Can Ambassador Branstad's Relationship With China's President Ease Tensions? Ex-Iowa Gov. Terry Branstad enjoys special access to China's president from an old friendship. But, it's not clear if the relationship can stave off the headwinds the U.S.-China relationship faces.
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Can Ambassador Branstad's Relationship With China's President Ease Tensions?

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Can Ambassador Branstad's Relationship With China's President Ease Tensions?

Can Ambassador Branstad's Relationship With China's President Ease Tensions?

Can Ambassador Branstad's Relationship With China's President Ease Tensions?

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  • <iframe src="https://www.npr.org/player/embed/585971927/585971928" width="100%" height="290" frameborder="0" scrolling="no" title="NPR embedded audio player">
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Ex-Iowa Gov. Terry Branstad enjoys special access to China's president from an old friendship. But, it's not clear if the relationship can stave off the headwinds the U.S.-China relationship faces.

RACHEL MARTIN, HOST:

We're going to focus for a few minutes on China, where a former Iowa governor now serves as the country's ambassador. Terry Branstad was nominated by President Trump last summer and has a long history with China's president. NPR's Anthony Kuhn caught up with the ambassador in Beijing.

ANTHONY KUHN, BYLINE: At the ambassador's residence, there's a black-and-white photograph of two smiling young men - Terry Branstad, then first-term governor of Iowa, and Xi Jinping, then a county official in Iowa's sister state, Northern China's Hubei province.

TERRY BRANSTAD: I was impressed with him and his group from the beginning. They were friendly. And they were from our sister state, so we wanted to treat them well.

KUHN: Branstad recalls how, back in 1985, Xi rode a boat on the Mississippi River.

BRANSTAD: He said that, when I think of America, I think of the wonderful people I met in Iowa in '85. And he calls us old friends. So that's important in the Chinese culture, longtime friendships.

KUHN: One of the biggest payoffs of this special relationship Branstad says is access.

BRANSTAD: I've been given access to more Chinese leaders in key positions I think than anybody here in recent weeks. And I'm hopeful that by directly and frankly conveying the concerns of our country, that will have some impact.

KUHN: Those concerns include North Korea. Branstad's just back from his second trip to China-North Korea border since arriving here last June. China is North Korea's biggest trading partner.

BRANSTAD: And in both of those stops, I found a very sincere effort to enforce the U.N. sanctions. And I think that's making a difference.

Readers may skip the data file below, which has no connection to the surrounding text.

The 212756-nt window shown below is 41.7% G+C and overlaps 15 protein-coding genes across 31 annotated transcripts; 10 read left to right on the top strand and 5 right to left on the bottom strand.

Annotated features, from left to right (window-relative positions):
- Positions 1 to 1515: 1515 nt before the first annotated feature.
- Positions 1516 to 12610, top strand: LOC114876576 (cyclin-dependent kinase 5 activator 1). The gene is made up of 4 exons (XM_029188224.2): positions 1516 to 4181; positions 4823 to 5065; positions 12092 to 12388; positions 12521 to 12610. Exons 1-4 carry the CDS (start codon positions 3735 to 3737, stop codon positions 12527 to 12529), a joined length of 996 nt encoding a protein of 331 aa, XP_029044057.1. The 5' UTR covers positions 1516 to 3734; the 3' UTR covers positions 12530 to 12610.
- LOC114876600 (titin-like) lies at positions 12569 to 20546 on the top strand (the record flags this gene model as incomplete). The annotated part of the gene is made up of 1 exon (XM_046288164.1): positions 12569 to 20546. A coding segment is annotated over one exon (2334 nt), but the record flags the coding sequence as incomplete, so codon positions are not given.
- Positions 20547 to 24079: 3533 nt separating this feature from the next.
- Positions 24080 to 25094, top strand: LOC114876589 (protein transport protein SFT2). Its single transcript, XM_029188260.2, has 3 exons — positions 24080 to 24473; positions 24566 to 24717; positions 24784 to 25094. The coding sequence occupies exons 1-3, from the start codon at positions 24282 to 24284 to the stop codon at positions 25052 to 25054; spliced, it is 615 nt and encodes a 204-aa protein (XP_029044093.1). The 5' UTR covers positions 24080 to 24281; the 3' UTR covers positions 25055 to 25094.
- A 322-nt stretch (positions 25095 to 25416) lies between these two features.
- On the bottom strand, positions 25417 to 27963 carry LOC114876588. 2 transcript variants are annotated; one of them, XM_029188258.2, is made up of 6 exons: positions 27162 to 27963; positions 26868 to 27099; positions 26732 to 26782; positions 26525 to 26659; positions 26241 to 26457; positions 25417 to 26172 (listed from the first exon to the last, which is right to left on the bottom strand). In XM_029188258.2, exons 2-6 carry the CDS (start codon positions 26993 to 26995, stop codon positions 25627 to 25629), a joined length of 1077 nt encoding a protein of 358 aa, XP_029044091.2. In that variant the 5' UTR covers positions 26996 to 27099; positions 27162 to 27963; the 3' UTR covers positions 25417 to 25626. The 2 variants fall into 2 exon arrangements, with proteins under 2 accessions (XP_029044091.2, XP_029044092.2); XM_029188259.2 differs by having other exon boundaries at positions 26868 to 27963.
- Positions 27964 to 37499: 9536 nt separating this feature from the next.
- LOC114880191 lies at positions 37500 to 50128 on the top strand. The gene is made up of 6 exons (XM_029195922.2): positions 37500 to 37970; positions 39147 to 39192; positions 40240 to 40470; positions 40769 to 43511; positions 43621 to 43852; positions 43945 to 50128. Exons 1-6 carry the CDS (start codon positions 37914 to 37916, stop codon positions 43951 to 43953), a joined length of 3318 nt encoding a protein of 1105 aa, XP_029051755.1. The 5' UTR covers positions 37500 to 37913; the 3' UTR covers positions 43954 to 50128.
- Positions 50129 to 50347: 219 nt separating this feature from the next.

KUHN: His most recent trip was to the city of Dandong, which sits across the Yalu River from North Korea. Branstad says he met with local officials there.

BRANSTAD: And it's had some economic impact in their community. They are in the process of reducing the number of North Korean workers that are working in that area.

KUHN: Branstad says that the U.S. and China are cooperating in trying to stop cross-border smuggling in violation of the U.N. sanctions. He adds that the two are also cooperating well on fighting the flow of synthetic opioids such as fentanyl from China into the U.S. But Shi Yinhong (ph), an international relations expert at People's University in Beijing, says that it will be difficult for Branstad to overcome larger trends that are reshaping the U.S.-China relationship.

SHI YINHONG: (Speaking Chinese).

KUHN: "Branstad will likely have some influence," he says, "but it'll probably be minor compared to the influence of President Trump and the views of his administration members." Those views are getting increasingly hawkish on trade. Branstad says he's told Chinese officials that unless they level the playing field for U.S. companies here, give them the market access Chinese companies enjoy in the U.S. and respect intellectual property, then there will be consequences.

BRANSTAD: I've tried to drive home the message that the patience of the president, the Congress, the American business community is growing short.

KUHN: Shifting political forces are also changing the relationship. The U.S. is refocusing its security strategy away from fighting terrorism to competing with rival great powers including Russia and China. Meanwhile, since becoming president five years ago, Branstad notes, Xi Jinping has rolled back civil liberties and concentrated power in the Communist Party.

BRANSTAD: There's tremendous surveillance that goes on of people here, and they don't want to have any threat to their continuation of one-party rule.

KUHN: Branstad has spoken frankly and publicly about human rights, including the death in police custody of the late Nobel Peace laureate Liu Xiaobo. This apparently has not hurt his relations with President Xi Jinping, who Branstad says recently had him over for dinner.

BRANSTAD: We had that just a couple weeks ago - my wife and I, our daughter, her husband, our two grandchildren with not only President Xi and Madame Peng but their 25-year-old daughter.

KUHN: Xi's daughter graduated from Harvard University in 2014. Since then, she's kept or been kept out of the public eye, offering no clue as to whether or how her father has benefited from her Ivy League education. Anthony Kuhn, NPR News, Beijing.

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